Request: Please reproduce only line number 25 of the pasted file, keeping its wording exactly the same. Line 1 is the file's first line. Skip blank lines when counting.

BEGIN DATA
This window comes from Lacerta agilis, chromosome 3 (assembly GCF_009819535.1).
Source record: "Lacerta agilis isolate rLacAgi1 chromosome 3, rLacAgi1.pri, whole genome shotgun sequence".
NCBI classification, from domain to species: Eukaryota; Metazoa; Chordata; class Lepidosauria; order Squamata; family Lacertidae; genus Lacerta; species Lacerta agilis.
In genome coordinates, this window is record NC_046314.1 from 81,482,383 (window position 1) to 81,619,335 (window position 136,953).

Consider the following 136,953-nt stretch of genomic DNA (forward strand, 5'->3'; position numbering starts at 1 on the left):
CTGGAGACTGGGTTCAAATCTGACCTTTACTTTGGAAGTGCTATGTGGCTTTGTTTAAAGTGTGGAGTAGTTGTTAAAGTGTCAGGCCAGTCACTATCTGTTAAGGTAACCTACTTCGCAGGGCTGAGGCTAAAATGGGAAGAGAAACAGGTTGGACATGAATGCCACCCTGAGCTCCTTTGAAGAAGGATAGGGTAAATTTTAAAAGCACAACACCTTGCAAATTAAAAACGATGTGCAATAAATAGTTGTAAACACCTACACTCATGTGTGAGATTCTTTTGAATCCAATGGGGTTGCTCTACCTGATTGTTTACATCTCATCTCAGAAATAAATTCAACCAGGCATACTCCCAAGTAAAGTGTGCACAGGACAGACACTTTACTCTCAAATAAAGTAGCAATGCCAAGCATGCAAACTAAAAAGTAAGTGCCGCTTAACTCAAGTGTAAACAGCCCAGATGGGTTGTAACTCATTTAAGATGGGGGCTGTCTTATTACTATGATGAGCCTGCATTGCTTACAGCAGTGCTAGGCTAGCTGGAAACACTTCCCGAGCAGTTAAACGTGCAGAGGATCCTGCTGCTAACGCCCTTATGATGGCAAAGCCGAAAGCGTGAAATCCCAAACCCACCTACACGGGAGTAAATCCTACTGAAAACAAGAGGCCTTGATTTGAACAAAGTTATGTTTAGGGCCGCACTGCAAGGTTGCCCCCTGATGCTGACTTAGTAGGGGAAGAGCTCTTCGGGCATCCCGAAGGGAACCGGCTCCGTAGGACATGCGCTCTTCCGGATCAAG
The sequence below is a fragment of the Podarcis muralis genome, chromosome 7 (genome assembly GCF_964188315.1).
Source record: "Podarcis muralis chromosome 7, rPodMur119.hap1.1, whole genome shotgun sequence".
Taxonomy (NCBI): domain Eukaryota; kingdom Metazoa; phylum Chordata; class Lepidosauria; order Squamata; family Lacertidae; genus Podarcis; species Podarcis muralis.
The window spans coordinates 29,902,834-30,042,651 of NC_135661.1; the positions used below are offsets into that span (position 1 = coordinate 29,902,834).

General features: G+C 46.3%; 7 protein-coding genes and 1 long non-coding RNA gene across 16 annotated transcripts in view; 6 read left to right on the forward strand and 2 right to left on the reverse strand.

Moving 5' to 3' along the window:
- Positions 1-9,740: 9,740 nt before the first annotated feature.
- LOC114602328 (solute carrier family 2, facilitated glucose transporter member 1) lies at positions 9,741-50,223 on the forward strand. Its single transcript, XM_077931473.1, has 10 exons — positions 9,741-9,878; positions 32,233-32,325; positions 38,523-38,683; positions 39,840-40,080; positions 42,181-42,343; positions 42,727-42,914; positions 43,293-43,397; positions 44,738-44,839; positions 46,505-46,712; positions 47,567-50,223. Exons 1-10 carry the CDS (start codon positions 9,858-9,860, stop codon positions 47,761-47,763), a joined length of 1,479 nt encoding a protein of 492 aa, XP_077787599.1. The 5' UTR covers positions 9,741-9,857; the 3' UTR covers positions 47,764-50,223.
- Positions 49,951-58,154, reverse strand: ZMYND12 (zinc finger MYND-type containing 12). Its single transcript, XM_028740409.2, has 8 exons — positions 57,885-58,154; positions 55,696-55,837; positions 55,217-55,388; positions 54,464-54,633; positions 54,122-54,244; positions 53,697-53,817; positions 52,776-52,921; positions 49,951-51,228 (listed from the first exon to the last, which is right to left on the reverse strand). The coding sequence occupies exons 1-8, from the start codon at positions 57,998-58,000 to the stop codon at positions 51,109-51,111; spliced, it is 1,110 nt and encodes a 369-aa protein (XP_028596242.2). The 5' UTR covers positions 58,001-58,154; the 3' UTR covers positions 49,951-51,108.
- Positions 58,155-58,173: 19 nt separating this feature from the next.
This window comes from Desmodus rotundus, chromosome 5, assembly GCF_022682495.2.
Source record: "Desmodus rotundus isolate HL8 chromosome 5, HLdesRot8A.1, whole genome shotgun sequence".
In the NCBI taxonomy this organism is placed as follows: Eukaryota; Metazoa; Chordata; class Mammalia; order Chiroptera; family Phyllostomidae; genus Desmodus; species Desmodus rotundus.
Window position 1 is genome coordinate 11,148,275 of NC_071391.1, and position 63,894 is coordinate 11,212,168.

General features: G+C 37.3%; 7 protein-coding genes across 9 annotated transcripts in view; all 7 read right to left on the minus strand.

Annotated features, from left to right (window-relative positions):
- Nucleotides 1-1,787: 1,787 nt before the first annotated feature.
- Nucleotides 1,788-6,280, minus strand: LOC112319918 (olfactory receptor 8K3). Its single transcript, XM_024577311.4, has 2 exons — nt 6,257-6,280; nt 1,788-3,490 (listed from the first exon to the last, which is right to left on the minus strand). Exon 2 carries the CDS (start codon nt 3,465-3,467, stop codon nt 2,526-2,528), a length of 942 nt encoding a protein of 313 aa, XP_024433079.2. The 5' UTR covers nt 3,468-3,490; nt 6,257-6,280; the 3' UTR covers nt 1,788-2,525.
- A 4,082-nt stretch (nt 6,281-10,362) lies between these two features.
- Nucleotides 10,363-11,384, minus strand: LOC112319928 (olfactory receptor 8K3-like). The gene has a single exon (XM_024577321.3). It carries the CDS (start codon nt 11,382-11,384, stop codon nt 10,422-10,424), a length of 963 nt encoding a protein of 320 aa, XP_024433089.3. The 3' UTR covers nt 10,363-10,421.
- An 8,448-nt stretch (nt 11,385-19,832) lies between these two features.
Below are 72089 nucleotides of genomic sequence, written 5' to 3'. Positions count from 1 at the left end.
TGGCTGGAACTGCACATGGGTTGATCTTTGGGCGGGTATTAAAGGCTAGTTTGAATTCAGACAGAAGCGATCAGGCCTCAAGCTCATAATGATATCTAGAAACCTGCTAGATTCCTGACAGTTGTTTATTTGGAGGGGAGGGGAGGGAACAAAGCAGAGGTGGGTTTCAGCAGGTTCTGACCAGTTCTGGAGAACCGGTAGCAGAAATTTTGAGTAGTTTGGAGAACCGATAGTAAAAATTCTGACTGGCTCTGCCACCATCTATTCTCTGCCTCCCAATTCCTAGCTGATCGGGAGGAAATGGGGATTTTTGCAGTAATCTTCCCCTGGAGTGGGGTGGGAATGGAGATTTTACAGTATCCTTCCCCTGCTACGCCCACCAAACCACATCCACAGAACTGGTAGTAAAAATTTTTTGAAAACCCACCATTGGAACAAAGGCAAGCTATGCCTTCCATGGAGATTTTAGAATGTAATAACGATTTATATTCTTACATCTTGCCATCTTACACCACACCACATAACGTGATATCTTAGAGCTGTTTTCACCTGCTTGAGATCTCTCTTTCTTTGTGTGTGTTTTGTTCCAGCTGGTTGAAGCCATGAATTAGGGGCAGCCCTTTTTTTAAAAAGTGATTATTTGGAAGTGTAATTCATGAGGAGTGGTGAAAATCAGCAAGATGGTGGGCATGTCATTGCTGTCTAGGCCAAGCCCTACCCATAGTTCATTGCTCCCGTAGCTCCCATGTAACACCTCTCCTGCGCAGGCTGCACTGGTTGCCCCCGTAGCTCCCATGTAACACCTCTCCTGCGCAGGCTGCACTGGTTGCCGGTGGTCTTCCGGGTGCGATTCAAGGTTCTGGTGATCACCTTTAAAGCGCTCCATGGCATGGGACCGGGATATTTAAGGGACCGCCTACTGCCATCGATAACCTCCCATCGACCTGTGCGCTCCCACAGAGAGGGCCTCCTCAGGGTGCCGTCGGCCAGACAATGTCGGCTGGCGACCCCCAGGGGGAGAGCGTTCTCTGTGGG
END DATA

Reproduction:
- A 4,082-nt stretch (nt 6,281-10,362) lies between these two features.